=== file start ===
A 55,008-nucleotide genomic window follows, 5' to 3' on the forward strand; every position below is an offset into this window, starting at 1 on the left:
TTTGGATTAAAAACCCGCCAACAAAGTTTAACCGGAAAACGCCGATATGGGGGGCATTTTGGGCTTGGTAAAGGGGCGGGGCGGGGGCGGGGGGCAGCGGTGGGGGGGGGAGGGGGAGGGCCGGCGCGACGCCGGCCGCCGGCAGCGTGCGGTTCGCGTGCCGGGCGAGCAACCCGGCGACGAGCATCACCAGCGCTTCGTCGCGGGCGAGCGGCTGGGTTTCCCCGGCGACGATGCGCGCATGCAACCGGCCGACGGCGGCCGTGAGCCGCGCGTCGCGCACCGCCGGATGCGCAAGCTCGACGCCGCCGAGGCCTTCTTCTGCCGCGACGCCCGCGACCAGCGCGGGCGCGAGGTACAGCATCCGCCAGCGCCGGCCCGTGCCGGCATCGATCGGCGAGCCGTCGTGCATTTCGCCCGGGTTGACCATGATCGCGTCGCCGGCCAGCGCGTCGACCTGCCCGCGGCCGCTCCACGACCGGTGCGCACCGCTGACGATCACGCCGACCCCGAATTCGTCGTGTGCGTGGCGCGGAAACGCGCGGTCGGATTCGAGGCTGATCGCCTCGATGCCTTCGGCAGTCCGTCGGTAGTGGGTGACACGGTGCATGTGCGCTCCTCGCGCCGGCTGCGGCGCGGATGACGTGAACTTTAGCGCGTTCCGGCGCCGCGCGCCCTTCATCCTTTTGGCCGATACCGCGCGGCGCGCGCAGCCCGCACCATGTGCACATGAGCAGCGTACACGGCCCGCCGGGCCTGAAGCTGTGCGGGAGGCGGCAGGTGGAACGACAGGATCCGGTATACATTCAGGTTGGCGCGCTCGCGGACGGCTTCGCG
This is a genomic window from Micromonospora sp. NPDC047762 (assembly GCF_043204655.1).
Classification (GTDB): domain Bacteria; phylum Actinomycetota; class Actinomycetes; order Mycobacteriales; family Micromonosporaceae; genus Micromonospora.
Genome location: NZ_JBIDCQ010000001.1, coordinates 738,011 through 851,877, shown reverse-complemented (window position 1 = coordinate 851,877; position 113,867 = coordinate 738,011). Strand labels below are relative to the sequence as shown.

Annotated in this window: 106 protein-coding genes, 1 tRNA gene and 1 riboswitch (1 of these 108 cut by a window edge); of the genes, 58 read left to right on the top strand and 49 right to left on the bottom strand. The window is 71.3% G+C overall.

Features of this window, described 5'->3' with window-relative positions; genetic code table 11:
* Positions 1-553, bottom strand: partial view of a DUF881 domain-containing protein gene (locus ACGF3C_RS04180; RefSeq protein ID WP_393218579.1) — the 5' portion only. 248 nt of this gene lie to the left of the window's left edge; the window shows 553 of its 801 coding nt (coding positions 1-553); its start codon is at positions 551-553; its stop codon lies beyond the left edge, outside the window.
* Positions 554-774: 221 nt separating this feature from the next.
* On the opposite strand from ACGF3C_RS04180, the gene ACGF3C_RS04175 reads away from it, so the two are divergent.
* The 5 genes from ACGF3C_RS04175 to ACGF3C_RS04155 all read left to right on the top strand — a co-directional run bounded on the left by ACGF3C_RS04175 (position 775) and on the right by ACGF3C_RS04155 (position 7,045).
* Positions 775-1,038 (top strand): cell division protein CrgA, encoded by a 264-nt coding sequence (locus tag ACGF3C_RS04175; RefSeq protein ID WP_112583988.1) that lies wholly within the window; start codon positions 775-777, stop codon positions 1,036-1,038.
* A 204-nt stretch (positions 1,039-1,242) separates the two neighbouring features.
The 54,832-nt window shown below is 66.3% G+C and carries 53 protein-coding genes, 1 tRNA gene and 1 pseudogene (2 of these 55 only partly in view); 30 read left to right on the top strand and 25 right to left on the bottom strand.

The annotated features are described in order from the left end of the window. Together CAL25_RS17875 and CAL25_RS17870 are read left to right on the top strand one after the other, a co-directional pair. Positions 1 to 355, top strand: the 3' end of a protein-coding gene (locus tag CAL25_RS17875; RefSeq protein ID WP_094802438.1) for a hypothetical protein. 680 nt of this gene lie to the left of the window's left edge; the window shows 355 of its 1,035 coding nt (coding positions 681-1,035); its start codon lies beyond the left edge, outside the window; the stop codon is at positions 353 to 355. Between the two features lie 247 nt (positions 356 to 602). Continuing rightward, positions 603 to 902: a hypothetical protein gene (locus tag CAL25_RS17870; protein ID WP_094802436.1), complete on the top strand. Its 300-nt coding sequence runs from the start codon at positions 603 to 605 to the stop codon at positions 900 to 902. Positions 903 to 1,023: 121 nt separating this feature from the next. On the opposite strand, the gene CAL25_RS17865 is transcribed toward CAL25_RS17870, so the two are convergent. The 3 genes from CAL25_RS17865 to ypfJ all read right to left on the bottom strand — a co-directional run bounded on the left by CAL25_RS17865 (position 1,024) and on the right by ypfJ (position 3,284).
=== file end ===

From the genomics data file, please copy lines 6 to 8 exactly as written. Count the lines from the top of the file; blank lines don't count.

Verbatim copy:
Annotated in this window: 106 protein-coding genes, 1 tRNA gene and 1 riboswitch (1 of these 108 cut by a window edge); of the genes, 58 read left to right on the top strand and 49 right to left on the bottom strand. The window is 71.3% G+C overall.

Features of this window, described 5'->3' with window-relative positions; genetic code table 11:
* Positions 1-553, bottom strand: partial view of a DUF881 domain-containing protein gene (locus ACGF3C_RS04180; RefSeq protein ID WP_393218579.1) — the 5' portion only. 248 nt of this gene lie to the left of the window's left edge; the window shows 553 of its 801 coding nt (coding positions 1-553); its start codon is at positions 551-553; its stop codon lies beyond the left edge, outside the window.